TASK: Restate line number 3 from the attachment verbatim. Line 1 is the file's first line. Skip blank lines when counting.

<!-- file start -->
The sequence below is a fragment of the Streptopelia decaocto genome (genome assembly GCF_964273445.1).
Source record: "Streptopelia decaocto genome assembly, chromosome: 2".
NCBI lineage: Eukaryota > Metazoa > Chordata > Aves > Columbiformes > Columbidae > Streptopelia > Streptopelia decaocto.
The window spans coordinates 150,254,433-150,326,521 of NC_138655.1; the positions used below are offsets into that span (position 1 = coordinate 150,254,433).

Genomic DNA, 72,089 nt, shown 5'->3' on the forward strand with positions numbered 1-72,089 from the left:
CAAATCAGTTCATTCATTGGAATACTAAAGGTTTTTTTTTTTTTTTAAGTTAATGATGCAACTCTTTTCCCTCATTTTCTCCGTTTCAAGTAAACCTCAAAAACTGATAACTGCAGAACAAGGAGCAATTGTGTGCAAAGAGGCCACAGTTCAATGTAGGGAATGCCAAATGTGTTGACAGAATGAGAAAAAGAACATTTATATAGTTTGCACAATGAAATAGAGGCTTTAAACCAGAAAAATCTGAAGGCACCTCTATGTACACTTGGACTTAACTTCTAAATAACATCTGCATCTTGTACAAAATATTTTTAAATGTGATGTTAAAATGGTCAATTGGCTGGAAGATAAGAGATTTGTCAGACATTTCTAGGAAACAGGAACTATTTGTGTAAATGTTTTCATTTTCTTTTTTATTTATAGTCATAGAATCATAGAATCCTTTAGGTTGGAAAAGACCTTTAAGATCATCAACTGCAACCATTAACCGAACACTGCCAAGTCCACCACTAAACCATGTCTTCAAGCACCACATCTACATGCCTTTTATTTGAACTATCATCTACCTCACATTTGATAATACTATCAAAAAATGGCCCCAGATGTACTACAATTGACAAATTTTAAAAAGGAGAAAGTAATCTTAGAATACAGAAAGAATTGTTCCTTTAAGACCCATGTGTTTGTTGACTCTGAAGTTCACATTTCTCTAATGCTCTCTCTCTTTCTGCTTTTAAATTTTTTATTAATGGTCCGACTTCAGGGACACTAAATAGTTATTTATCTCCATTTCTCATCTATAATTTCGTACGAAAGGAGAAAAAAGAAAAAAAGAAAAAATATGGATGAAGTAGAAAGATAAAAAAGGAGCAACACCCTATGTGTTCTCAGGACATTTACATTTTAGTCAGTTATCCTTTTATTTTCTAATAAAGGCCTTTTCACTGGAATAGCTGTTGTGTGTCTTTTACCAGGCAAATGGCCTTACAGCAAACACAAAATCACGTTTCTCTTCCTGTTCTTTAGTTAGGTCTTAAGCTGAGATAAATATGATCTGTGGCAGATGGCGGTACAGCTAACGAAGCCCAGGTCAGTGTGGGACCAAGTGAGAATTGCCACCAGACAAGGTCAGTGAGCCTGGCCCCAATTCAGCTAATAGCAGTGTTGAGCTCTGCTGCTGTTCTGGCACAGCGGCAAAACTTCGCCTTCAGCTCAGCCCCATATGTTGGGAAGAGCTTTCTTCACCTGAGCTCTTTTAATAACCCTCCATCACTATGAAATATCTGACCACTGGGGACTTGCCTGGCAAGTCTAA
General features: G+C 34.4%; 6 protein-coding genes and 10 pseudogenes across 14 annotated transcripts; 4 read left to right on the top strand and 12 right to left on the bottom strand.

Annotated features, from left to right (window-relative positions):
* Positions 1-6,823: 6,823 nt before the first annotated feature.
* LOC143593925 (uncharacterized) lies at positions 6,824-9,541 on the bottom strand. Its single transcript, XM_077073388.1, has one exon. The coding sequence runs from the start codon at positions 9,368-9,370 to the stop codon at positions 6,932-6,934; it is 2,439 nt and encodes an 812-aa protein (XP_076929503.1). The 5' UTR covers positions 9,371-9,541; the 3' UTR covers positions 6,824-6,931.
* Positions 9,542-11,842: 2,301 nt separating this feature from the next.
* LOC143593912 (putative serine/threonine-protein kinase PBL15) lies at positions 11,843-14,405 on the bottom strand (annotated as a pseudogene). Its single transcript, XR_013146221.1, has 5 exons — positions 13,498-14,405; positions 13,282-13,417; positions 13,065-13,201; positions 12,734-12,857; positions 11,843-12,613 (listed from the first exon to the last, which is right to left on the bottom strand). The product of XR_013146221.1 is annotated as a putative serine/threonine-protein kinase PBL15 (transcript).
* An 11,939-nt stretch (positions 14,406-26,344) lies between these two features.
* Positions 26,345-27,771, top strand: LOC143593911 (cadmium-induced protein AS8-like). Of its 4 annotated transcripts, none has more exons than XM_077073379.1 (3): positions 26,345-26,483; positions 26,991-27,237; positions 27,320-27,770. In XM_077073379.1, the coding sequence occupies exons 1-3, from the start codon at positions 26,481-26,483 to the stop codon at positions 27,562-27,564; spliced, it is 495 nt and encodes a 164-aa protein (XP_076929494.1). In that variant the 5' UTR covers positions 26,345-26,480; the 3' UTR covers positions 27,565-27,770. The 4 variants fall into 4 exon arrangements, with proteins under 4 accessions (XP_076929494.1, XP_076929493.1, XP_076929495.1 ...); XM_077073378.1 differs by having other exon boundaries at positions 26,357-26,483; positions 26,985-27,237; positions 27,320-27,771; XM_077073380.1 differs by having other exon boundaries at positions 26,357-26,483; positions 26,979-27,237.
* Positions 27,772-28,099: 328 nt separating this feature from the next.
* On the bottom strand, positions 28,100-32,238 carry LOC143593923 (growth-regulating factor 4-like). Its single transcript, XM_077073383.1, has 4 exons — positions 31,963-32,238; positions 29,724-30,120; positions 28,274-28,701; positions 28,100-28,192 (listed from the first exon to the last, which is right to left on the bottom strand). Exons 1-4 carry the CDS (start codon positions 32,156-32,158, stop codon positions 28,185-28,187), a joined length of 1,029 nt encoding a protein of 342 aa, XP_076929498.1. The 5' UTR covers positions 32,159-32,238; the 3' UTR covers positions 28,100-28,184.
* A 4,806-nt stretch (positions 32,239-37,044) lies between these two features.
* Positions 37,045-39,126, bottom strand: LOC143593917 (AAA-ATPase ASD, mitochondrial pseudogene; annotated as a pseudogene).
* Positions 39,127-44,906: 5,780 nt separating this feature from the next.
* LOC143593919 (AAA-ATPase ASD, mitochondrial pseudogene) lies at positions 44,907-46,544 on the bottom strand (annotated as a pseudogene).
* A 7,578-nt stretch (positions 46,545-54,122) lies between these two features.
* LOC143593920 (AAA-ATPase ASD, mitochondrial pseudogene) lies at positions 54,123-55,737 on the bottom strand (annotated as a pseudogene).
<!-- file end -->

NCBI lineage: Eukaryota > Metazoa > Chordata > Aves > Columbiformes > Columbidae > Streptopelia > Streptopelia decaocto.